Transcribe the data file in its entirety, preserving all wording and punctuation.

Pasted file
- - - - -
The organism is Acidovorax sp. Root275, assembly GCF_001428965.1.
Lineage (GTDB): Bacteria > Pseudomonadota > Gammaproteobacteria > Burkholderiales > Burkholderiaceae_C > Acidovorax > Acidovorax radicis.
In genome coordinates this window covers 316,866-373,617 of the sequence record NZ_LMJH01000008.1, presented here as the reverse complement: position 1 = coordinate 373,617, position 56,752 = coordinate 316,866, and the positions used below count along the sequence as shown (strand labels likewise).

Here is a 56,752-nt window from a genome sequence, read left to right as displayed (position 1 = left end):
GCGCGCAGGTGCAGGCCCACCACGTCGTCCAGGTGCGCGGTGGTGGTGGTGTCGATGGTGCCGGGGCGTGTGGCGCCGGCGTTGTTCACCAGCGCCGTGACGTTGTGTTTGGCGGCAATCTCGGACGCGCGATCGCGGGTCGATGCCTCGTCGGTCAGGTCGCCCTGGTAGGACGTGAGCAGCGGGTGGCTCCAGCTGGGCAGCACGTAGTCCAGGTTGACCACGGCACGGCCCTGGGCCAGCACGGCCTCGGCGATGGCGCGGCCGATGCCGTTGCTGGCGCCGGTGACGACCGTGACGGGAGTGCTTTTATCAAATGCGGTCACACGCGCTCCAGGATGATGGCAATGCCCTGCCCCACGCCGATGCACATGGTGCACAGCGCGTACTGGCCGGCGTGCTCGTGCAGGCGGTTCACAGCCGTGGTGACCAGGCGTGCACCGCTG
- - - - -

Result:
The organism is Acidovorax sp. Root275, assembly GCF_001428965.1.
Lineage (GTDB): Bacteria > Pseudomonadota > Gammaproteobacteria > Burkholderiales > Burkholderiaceae_C > Acidovorax > Acidovorax radicis.
In genome coordinates this window covers 316,866-373,617 of the sequence record NZ_LMJH01000008.1, presented here as the reverse complement: position 1 = coordinate 373,617, position 56,752 = coordinate 316,866, and the positions used below count along the sequence as shown (strand labels likewise).

Here is a 56,752-nt window from a genome sequence, read left to right as displayed (position 1 = left end):
GCGCGCAGGTGCAGGCCCACCACGTCGTCCAGGTGCGCGGTGGTGGTGGTGTCGATGGTGCCGGGGCGTGTGGCGCCGGCGTTGTTCACCAGCGCCGTGACGTTGTGTTTGGCGGCAATCTCGGACGCGCGATCGCGGGTCGATGCCTCGTCGGTCAGGTCGCCCTGGTAGGACGTGAGCAGCGGGTGGCTCCAGCTGGGCAGCACGTAGTCCAGGTTGACCACGGCACGGCCCTGGGCCAGCACGGCCTCGGCGATGGCGCGGCCGATGCCGTTGCTGGCGCCGGTGACGACCGTGACGGGAGTGCTTTTATCAAATGCGGTCACACGCGCTCCAGGATGATGGCAATGCCCTGCCCCACGCCGATGCACATGGTGCACAGCGCGTACTGGCCGGCGTGCTCGTGCAGGCGGTTCACAGCCGTGGTGACCAGGCGTGCACCGCTG